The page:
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The Poem That Changed America: Howl Fifty…

The Poem That Changed America: "Howl" Fifty Years Later

by Jason Shinder

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This collection of essays goes beyond the text to the meaning and impact on each individual touched in some way by this marvelous poem.. The blurb on the back cover states, "... the poem also contained a strange, subversive power that continues to exert its influence to this day." That's not hyperbole. Every time I read "Howl" I feel closer to the text and to the "true me" screaming to be let out. It's as though Ginsberg reaches out and tells me, "You can do this, you can be this, you can ...." ( )
  AuntieClio | Nov 2, 2013 |
You might think Howl is dated and no longer relevant in our age of technological wonder. You would be wrong, though. Not only is such a thought incorrect, but oddly enough it's just possible that Howl has yet to take its full affect. This book opened up the meaning of Howl, not just by explaining its prose, but by setting the poem in context to our society over half a century after it was first published. This book ensures that Howl will be --and indeed should always be-- fresh and poignant in our lives. ( )
  sgarnell | Jul 10, 2012 |
This book of various contemporary writers' responses to Howl is highly recommended. Eliot Katz has a particularly powerful essay, 'Radical Eyes: Political Poetics and 'Howl' ' on pp. 183-211.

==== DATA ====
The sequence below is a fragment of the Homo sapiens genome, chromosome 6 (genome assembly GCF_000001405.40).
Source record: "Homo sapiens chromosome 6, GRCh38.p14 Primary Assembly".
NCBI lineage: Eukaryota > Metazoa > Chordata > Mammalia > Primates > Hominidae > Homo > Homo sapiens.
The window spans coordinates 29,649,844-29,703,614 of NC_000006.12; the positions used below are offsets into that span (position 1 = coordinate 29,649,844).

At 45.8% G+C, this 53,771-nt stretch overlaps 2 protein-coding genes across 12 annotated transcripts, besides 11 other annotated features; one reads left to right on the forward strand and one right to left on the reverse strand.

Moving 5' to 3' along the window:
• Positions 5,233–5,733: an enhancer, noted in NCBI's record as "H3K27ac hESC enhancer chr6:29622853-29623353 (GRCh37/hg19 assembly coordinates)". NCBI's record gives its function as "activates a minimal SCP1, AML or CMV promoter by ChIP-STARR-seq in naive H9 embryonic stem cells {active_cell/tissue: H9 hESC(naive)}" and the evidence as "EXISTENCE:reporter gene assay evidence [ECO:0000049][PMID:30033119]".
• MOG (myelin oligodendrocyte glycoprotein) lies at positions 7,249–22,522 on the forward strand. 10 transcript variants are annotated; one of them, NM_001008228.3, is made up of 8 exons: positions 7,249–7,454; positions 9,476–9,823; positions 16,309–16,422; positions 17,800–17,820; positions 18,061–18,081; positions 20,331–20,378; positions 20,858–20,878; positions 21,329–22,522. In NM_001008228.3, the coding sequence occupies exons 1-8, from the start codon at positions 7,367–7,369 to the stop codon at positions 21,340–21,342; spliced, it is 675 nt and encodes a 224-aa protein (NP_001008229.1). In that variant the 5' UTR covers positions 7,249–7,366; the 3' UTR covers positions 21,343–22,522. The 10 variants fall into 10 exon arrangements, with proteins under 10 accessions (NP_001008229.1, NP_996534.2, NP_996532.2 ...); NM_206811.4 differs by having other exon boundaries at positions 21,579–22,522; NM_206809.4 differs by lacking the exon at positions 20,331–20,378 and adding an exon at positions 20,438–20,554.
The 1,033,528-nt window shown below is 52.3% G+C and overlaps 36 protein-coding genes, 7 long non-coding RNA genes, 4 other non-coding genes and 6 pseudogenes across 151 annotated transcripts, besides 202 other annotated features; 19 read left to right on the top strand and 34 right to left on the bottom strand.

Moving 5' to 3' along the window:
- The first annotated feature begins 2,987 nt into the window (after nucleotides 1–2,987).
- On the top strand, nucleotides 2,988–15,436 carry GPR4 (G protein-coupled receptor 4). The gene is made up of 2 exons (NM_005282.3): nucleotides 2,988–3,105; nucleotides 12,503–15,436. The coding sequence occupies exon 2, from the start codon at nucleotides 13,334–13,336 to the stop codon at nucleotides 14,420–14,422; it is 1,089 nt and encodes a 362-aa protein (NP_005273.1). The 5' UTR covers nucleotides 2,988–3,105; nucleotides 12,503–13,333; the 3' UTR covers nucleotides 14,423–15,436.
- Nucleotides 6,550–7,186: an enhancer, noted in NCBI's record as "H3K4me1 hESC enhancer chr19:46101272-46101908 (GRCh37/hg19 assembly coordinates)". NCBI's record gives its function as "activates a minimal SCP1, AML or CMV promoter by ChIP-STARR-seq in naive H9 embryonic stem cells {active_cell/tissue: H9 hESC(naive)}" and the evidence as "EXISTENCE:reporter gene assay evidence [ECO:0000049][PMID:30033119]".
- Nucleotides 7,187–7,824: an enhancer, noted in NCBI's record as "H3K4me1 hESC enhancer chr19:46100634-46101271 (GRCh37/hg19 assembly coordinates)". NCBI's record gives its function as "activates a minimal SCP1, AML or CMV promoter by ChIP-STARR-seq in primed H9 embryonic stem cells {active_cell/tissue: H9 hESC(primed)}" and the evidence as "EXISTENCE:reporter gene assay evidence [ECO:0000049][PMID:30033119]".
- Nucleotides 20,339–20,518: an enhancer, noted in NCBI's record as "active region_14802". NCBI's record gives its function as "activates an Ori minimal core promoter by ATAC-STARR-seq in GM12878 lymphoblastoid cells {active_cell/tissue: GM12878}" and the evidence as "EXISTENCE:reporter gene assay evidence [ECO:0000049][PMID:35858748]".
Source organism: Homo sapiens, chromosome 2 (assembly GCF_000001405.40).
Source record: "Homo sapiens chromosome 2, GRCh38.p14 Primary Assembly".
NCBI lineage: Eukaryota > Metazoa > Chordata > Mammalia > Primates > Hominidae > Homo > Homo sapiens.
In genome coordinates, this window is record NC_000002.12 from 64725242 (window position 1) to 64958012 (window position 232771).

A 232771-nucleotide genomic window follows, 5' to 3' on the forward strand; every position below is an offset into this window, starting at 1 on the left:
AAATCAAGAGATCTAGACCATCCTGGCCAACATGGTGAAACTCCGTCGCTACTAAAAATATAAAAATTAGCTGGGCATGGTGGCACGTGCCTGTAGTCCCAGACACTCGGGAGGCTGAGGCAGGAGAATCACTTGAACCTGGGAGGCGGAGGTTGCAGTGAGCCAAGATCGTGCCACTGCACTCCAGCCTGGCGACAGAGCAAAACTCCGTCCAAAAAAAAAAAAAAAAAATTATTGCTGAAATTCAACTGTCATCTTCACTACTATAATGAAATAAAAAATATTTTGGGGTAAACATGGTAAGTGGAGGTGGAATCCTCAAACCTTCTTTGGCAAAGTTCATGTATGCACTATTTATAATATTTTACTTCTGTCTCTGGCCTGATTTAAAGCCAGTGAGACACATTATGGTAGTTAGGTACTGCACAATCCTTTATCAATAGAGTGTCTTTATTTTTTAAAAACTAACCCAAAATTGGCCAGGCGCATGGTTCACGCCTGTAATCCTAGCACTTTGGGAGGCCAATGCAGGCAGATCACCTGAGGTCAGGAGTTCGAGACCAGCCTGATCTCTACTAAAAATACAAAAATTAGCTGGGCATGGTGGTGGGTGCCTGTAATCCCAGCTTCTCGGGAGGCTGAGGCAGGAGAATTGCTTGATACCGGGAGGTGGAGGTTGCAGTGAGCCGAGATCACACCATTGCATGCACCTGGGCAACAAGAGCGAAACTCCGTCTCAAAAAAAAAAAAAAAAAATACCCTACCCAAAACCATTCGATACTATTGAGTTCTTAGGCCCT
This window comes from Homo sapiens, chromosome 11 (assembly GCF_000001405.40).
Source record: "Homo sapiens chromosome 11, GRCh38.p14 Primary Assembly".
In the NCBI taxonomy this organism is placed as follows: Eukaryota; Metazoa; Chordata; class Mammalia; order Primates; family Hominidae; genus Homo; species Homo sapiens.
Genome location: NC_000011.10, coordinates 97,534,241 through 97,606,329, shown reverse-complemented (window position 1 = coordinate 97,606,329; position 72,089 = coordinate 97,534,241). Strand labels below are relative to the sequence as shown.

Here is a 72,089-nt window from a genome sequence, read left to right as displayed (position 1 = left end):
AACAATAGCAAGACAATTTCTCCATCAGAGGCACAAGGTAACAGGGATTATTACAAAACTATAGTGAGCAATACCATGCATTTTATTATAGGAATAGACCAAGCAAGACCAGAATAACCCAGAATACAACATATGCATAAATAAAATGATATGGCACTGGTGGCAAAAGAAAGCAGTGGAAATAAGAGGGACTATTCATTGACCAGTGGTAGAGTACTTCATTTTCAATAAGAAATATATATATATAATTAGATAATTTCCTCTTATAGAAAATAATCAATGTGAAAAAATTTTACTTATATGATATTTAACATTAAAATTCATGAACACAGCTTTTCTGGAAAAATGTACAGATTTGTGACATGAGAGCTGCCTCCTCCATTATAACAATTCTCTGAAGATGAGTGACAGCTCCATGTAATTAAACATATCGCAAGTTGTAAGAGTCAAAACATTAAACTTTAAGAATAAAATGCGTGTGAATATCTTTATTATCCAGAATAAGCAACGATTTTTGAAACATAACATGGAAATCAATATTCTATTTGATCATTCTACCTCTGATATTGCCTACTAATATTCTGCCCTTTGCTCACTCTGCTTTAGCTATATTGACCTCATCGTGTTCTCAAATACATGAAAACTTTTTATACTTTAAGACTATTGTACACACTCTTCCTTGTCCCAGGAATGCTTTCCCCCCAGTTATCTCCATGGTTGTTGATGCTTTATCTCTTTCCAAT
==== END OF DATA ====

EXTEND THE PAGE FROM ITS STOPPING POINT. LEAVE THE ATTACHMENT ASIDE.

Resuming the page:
HowlAtCLP | Nov 4, 2009 |
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Amazon.com Product Description (ISBN 0374173443, Paperback)

A tribute to Ginsberg's signature work, which stirred a generation of angel-headed hipsters to cultural rebellion.

In 1956, City Lights, a small San Francisco bookstore, published Allen Ginsberg's Howl and Other Poems with its trademark black-and-white cover. The original edition cost seventy-five cents, but there was something priceless about its eponymous piece. Although it gave a voice to the new generation that came of age in the conservative years following World War II, the poem also conferred a strange, subversive power that continues to exert its influence to this day. Ginsberg went on to become one of the most eminent and celebrated writers of the second half of the twentieth century, and "Howl" became the critical axis of the worldwide literary, cultural, and political movement that would be known as the Beat generation.

The year 2006 marks the fiftieth anniversary of the publication of "Howl," and The Poem That Changed America will celebrate and shed new light on this profound cultural work. With new essays by many of today's most distinguished writers, including Frank Bidart, Andrei Codrescu, Vivian Gornick, Phillip Lopate, Daphne Merkin, Rick Moody, Robert Pinsky, and Luc Sante, The Poem That Changed America reveals the pioneering influence of "Howl" down through the decades and its powerful resonance today.

(retrieved from Amazon Thu, 12 Mar 2015 18:12:50 -0400)

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Reflections from America's prominent writers on the seminal poem "Howl" by Allen Ginsberg, on the eve of its fiftieth anniversary.

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